Belmont Club » United We Fall, Divided We Fall
Allotting representational districts to non-citizens, who are not allowed to vote, increases the worth of the vote of the few citizens in those districts compared to the value of the vote of a citizen in a district populated largely by people qualified to vote. This is directly contrary to the "One Man One Vote" principle that underlays the very Voting Rights Act the Justice Department is purporting to enforce. If separate districts are created for non-citizens then they will be in effect "Rotten Boroughs" such as England had before the Great Reform Act.
The Port Chester plan seeks to avoid that by introducing a multiple divisible vote system. This is similar to how the Illinois State General Assembly's House of Representatives was organized before 1980. Each district elected three members with voters able to divide their votes. The result was that each district elected two members of the majority party for the district and one for the minority. In Chicago there were tame Republicans who had safe seats as the third choice in overwhelmingly Democratic districts and in the downstate counties that were overwhelmingly Republican there were safe seats for Democrats. Eliminating that system and dividing each 3 member district into two single member districts saved the taxpayers millions and resulted in dozens of Upstate Republicans and Downstate Democrats suddenly being unemployed. Politicians will accept the Port Chester scheme because it means more safe jobs for politicians.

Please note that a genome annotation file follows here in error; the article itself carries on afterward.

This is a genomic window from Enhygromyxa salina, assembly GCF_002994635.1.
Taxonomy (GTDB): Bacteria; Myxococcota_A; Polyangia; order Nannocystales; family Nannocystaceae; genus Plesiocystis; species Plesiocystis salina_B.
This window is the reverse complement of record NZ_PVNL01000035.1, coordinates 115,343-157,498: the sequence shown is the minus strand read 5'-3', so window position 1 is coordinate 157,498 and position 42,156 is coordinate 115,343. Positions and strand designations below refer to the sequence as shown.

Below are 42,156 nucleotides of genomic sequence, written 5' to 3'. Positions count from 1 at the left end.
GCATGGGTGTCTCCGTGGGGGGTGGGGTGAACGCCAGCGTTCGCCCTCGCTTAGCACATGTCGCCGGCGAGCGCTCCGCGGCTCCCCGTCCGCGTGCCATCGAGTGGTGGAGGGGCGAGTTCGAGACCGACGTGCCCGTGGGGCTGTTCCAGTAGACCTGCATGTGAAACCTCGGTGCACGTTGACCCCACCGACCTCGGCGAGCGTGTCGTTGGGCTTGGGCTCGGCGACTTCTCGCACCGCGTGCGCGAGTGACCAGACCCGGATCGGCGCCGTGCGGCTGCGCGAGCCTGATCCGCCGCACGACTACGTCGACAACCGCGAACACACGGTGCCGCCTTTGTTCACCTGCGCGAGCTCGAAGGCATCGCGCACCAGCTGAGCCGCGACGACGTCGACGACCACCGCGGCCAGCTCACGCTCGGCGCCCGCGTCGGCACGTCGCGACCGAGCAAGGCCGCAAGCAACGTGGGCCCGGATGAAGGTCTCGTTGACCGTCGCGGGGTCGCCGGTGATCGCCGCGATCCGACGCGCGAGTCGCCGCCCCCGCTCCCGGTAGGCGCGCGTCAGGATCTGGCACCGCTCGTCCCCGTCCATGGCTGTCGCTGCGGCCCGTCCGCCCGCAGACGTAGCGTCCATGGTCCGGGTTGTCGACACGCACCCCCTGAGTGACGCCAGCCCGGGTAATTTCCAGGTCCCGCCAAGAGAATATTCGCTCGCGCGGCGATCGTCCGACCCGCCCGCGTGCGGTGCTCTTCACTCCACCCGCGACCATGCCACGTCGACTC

The solution to this problem will necessitate amending the Constitution to specify that the apportionment of Representatives to Congress according to the Census shall be made strictly according the number of citizens eligible to vote, and that no Executive or Legislative body of a State may be selected by any other basis. However I would make a provision for empowering lawful Residents, either US Nationsls (mostly now from American Samoa) or Lawful Permanent Residents (Green Card holders) to vote in local elections for offices, such as School Boards, that cannot impose taxes or create a criminal statute.